This is not a review, only a brief note. I don't know Westerns except as cliches, and in this case I only knew the names. Doc Holliday, Wyatt Earp, the gunfight at the OK Corral: I couldn't have told you stories that went with them, indeed wasn't consciously aware they were part of the same story. Which made reading Mary Doria Russell's latest novel an odd experience, at times. Doc is part of the story of John Henry Holliday. From context, I gather the summer of 1878 is one of the parts that is less-told, but at least as Russell tells it, it's the summer when, living in Dodge City, Kansas, Holliday and Earp became friends. A relatively quiet summer; unlike The Sparrow there's no shattering personal tragedy to uncover here, unlike A Thread of Grace and Dreamers of the Day no geopolitical event giving shape to the story. Dodge is a frontier town, but there are precious few gunfights (though Russell does allow herself one "get out of Dodge!"); set pieces are more likely to focus on a party or a poker game, and most of the novel is taken up with the texture of daily existence.

But it's a novel that's aware of and comments on the fame of its protagonists, and the other inhabitants of Dodge City. The cast list is even longer than that of A Thread of Grace, I think (although the only other name I recognised was Bat Masterson), and the narrative voice is as temporally free as that of Dreamers of the Day (though without the fantastic enabling conceit), making reference to the OK Corral even though the novel stops years before the event itself, and considering the later exaggeration and distortion of certain events. The result is a novel very aware of the contingency of life, whose emotional peaks often involve evocation of the "ghost lives" that its characters might have lived if certain events had gone otherwise; usually as grace notes, but in one chapter there is a sustained imaging of an unremarkable alternative life for Holliday, hanging off a turning-point in his relationship with a prostitute, Kate Harony. Such explicit self-commentary did ensure that I wasn't as adrift as I might have been; and made it clear that the novel is in part an intervention into the dialogue of the Western, and the processes by which people have been made into myths; yet also made it clear how much of the detail of that intervention I must be missing.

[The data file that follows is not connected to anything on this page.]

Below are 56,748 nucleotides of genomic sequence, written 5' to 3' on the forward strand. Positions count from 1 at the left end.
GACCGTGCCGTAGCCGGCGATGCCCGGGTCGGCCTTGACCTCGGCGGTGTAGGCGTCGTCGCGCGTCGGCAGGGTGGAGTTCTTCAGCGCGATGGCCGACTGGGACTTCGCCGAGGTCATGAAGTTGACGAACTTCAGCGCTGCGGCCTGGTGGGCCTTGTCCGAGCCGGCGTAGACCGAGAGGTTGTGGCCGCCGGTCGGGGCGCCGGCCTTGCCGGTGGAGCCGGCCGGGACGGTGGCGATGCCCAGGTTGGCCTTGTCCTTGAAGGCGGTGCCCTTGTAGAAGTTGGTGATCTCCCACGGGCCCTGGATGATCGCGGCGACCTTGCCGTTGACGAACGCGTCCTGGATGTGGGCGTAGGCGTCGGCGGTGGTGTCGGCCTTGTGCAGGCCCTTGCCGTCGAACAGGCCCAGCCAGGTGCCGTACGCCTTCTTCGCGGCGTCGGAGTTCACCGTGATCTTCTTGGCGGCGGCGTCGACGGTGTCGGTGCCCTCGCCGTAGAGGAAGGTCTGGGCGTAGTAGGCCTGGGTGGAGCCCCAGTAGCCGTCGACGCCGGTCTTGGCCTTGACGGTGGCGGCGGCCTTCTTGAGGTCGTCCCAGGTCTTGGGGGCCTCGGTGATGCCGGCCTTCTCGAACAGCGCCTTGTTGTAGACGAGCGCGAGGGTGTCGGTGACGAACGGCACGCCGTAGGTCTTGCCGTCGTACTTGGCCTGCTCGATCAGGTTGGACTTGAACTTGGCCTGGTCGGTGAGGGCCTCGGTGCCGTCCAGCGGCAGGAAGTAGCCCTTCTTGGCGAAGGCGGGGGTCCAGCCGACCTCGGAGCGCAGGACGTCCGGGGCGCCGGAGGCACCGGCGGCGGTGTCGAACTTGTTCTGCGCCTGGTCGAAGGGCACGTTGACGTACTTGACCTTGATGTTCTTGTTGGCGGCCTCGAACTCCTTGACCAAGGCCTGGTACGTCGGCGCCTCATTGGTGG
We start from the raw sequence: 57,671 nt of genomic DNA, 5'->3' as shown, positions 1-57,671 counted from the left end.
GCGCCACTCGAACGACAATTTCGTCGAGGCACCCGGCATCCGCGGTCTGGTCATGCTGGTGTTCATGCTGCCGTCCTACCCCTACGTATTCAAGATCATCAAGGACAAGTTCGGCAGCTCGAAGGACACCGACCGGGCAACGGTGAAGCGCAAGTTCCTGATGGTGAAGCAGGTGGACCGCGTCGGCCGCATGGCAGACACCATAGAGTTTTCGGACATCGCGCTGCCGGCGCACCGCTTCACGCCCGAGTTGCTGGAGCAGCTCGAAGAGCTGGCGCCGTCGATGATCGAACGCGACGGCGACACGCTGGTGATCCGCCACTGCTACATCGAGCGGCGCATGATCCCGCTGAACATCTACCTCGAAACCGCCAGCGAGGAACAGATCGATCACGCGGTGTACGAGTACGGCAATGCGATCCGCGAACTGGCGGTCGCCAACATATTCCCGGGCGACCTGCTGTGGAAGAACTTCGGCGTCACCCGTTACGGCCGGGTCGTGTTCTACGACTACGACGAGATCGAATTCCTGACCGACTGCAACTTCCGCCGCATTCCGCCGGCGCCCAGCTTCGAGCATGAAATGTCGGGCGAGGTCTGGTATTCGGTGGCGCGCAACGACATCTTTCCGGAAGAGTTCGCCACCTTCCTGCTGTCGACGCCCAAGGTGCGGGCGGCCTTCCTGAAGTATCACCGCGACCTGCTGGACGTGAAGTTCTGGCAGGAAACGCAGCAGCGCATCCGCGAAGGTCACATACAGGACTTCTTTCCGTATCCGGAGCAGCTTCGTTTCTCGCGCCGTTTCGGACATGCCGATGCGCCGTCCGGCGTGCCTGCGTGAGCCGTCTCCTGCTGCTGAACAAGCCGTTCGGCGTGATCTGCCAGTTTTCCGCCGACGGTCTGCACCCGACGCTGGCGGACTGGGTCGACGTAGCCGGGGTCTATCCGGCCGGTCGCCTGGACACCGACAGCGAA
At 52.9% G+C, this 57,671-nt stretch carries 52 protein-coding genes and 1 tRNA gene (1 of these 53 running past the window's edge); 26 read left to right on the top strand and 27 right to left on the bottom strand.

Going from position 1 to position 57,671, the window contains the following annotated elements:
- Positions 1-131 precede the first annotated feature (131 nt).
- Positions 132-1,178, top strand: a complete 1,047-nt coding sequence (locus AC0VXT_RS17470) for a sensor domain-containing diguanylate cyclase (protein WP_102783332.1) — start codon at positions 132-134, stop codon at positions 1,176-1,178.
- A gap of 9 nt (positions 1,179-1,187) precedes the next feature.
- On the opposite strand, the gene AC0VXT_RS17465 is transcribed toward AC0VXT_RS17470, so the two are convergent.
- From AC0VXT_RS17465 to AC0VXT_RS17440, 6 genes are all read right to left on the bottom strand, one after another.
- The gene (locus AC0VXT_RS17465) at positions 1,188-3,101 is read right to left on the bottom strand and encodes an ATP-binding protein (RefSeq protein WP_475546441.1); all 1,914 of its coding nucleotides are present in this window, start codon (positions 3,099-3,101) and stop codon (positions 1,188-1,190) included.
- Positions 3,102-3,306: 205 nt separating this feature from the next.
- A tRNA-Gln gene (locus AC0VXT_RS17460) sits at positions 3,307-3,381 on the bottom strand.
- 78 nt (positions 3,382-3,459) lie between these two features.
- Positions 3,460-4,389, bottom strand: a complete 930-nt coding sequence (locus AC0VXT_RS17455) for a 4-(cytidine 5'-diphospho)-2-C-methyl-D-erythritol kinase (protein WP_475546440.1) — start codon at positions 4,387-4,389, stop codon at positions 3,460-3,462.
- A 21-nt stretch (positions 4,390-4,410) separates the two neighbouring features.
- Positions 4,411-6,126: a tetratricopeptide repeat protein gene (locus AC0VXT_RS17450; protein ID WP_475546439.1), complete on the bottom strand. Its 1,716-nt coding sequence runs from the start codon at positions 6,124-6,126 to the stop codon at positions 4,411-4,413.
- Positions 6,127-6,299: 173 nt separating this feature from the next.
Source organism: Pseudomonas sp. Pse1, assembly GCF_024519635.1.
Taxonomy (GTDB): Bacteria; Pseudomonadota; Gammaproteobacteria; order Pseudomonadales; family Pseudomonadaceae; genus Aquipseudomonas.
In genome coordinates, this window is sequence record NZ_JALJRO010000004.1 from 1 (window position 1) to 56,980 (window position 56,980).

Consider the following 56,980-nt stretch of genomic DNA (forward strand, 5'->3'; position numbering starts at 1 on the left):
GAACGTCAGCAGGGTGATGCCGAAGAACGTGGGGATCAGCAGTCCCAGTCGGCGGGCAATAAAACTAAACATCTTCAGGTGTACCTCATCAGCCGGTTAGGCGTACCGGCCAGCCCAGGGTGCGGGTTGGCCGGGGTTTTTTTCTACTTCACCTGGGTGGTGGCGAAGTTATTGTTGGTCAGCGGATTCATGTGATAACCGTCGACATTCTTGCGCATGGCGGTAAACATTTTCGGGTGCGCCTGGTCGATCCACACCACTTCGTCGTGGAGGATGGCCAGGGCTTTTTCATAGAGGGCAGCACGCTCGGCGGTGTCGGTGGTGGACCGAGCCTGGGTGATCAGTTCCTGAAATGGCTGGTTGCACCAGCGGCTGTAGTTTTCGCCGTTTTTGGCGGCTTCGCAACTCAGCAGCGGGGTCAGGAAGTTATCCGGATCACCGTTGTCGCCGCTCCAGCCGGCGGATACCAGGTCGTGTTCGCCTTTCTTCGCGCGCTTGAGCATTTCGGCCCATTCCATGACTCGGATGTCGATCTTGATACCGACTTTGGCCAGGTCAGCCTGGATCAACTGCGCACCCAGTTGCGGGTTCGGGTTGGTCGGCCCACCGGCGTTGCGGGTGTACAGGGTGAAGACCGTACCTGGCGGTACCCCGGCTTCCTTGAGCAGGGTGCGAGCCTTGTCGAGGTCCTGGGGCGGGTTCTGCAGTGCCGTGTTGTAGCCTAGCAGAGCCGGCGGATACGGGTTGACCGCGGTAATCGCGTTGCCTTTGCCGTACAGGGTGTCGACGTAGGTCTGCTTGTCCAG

Perhaps it also played into the fact that Doc took a while to win me over. Russell's writing is always a mix of sentiment and steel, but the balance seemed off in the first half of this novel, too much of the former and too much of the latter. But as more perspectives are brought into the mix -- Jau Dong-Sing, proprietor of the town laundry; Bessie Earp, the madam of a Dodge brothel; Alex von Angensperg, S.J.; Captain Elijah Garrett Grier; I gather some of these were real people, some are invented -- the more Holliday and Earp and Dodge itself are seen from a variety of angles -- the better the balance, and the more Doc drew me in. Unlike Ron Charles I don't hunger for a sequel (in fact I think a sequel would rather miss the point), and by some margin it's not my favourite of Russell's books. But Doc contains some exquisite moments, and taught me some things, and I'm not sorry to have read it.

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